Aspen’s Best: People |

Aspen’s Best: People

Paul Conrad The Aspen Times

One of the best things about this town is the level of citizen involvement. One of the reasons that Aspen tends to argue things to death is that people care. And they speak up. They give their time, brains, energy and, yes, money to make Aspen the best place it can be.In the category of Best All-Around Citizen, we received no fewer than 44 names, and they ranged from politicians and CEOs to people wed call average citizens who drive patrol cars, teach schoolkids, agitate at government meetings, volunteer at nonprofit organizations and serve the community in numerous small ways.There are far too many names to list them all here, but they represent a true cross-section of the community. Most of them received one or two votes, but Lita Heller rose above the rest. Other top vote-getters included Dana Laughren, Peter VanDomelen, Marilyn Marks, Dwayne Romero and Boogie Weinglass.

For the second year in a row, Lita Heller has won Aspens Best Socialite. Of course, many of the parties she stages or attends are the fund-raisers for Aspens numerous nonprofit organizations which is why Heller is also won the honor of Aspens Best All-Around Citizen.Anyway, she won this category hands-down, with three other socialites garnering anywhere from two to four votes: Nancy Paley, Lori Burnstein and Nancy Spears.Benny the Rollerdude skated off with one vote, although we doubt he runs in Hellers circle. Other readers seemed to dislike the very category, saying They all think they are, and Who f***ing cares?

Voters went not for the splashy part-timer, who is as likely to appear in a national tabloid as in the local paper (like runner-up Goldie Hawn). John Oates is, no doubt, famous: As half of Hall & Oates, he is part of the most successful duo in music history. But Oates is a local through and through (even if he still hits the road a good bit with Daryl Hall): he can be found telemarking down Highland Bowl, contributing his time to valley fundraisers, tending his flock of llamas and the like at his Woody Creek home. This past year found him as local and famous as ever, jumping on Aspen stages to jam with Blues Traveler, Camp Freddy and others. Look for Oates at the Wheeler Opera House in the months ahead, as he hosts the three-part Stories Behind the Songs series. Also still in the running: Oates late neighbor Hunter Thompson, who took third, nearly four years after his death.

Aspen running back Beau Seguin was not content to be a spectator in 2008.After spending the bulk of 2007 on the sidelines after a season-ending shoulder injury, nothing could keep the senior off the field in 2008. And nothing could keep him out of the end zone. The do-everything back set a school record with 32 touchdowns, easily eclipsing the previous mark set by Tucker Eason. He piled up nearly 1,500 yards rushing and routinely delighted the Aspen faithful with highlight-reel plays on the ground, through the air and on special teams. He garnered heaps of praise from opposing coaches and led the Skiers to an 8-3 record and a second-consecutive postseason berth. Those statistics were enough to garner a runaway victory with a dozen votes in the race for the valleys top high school athlete. Freshman golfer and standout skier Bobby Moyer and junior Aspen point guard Matt Holmes shared second place, but could only muster two votes each.It seems fitting: Seguin made a living of outrunning the competition while wearing black and red.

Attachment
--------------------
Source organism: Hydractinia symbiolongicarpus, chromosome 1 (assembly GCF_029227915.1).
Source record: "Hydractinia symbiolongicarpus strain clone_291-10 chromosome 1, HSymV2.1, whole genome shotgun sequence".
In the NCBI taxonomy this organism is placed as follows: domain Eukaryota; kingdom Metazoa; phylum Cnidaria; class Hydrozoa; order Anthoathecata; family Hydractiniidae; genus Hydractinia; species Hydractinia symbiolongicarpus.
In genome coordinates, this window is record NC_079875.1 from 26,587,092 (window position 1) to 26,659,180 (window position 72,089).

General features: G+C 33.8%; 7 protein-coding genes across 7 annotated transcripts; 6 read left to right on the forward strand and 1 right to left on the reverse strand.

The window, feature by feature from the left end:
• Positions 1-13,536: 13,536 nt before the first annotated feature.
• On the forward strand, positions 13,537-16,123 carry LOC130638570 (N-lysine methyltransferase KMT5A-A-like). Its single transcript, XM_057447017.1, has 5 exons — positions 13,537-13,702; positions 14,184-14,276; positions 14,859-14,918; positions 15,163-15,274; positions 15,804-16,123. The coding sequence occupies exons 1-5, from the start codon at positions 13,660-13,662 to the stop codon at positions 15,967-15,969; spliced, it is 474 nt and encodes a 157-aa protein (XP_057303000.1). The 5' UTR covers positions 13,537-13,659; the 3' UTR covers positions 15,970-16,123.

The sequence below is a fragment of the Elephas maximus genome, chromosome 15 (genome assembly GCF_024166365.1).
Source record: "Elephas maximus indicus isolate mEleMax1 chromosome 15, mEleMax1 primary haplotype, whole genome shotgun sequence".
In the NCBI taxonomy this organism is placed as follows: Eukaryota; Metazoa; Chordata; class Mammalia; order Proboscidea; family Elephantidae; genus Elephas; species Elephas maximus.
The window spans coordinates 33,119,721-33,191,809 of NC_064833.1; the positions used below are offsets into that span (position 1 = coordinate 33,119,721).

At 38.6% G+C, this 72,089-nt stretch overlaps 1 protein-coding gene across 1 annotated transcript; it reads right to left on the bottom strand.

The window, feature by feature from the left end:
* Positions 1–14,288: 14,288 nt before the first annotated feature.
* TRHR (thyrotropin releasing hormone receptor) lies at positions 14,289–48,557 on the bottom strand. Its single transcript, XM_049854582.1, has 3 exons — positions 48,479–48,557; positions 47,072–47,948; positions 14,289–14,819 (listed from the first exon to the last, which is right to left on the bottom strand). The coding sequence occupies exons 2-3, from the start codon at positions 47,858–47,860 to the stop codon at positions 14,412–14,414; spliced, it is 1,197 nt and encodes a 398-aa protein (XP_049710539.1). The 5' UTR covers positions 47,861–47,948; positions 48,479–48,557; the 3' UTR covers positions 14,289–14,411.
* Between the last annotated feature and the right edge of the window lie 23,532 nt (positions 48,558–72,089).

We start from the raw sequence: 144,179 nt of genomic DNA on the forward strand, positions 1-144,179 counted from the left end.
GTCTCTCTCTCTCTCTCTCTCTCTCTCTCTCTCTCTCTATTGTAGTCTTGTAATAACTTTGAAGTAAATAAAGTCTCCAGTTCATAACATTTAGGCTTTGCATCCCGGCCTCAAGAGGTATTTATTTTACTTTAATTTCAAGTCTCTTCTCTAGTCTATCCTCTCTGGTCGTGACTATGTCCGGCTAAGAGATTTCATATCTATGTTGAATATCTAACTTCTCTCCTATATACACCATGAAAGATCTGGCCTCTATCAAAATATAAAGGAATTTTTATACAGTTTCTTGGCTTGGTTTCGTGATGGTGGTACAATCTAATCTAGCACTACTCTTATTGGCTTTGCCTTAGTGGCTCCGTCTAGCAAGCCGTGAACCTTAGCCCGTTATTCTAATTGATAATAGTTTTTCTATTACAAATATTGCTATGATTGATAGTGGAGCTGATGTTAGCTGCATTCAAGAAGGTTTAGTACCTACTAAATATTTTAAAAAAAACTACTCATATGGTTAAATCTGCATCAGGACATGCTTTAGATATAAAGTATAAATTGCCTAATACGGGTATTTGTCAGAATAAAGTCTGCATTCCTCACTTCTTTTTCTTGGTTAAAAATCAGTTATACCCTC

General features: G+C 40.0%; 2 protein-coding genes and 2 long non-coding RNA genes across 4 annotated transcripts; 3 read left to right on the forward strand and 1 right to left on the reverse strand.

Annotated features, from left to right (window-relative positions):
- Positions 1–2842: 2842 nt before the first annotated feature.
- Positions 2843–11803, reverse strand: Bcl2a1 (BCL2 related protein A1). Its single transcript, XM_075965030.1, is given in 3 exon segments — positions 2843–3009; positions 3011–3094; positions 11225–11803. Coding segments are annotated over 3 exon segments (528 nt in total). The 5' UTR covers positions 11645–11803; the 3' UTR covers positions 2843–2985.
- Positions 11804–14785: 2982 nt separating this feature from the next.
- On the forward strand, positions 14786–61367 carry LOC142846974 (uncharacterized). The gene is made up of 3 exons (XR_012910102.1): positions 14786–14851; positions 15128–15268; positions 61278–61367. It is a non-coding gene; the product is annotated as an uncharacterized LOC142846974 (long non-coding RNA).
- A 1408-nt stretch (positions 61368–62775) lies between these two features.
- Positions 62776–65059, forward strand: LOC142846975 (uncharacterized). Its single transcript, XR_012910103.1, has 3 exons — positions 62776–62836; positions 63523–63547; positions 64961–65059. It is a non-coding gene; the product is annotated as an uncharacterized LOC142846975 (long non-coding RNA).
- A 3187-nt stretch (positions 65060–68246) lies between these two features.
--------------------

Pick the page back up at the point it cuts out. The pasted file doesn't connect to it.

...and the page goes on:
Tammie Lane not only makes excellent art; she devotes herself as an artist should to the creative life. Lane has not one, but two specialties in the fine arts field: watercolor landscapes and Raku ceramic pottery. And when she leaves the studio for the day, she turns to her hobby playing flute and tin whistle with a local Celtic music ensemble. The hard-working Lane has earned her reward for her dedication: This past year, she gave up her career as an illustrator to open the studio/gallery Lane Fine Art at Obermeyer Place, where making her art is a full-time pursuit. Lane earned three votes, enough to win in a field where the ballot was split between some 40 artists.

For a small town, Aspen has a lot of schools. Public schools, a charter school, preschools, ski schools, a private school and the always important school of hard knocks. So it should come as no surprise that 37 different people earned votes in best teacher category. And while no one stood heads above the rest, Summer Pennetta from Aspen Country Day School garnered the most support. Its no surprise to those who know the veteran third grade teacher; the schools assistant headmaster says Summer is a extremely caring and compassionate teacher who nurtures each of her students to do their very best.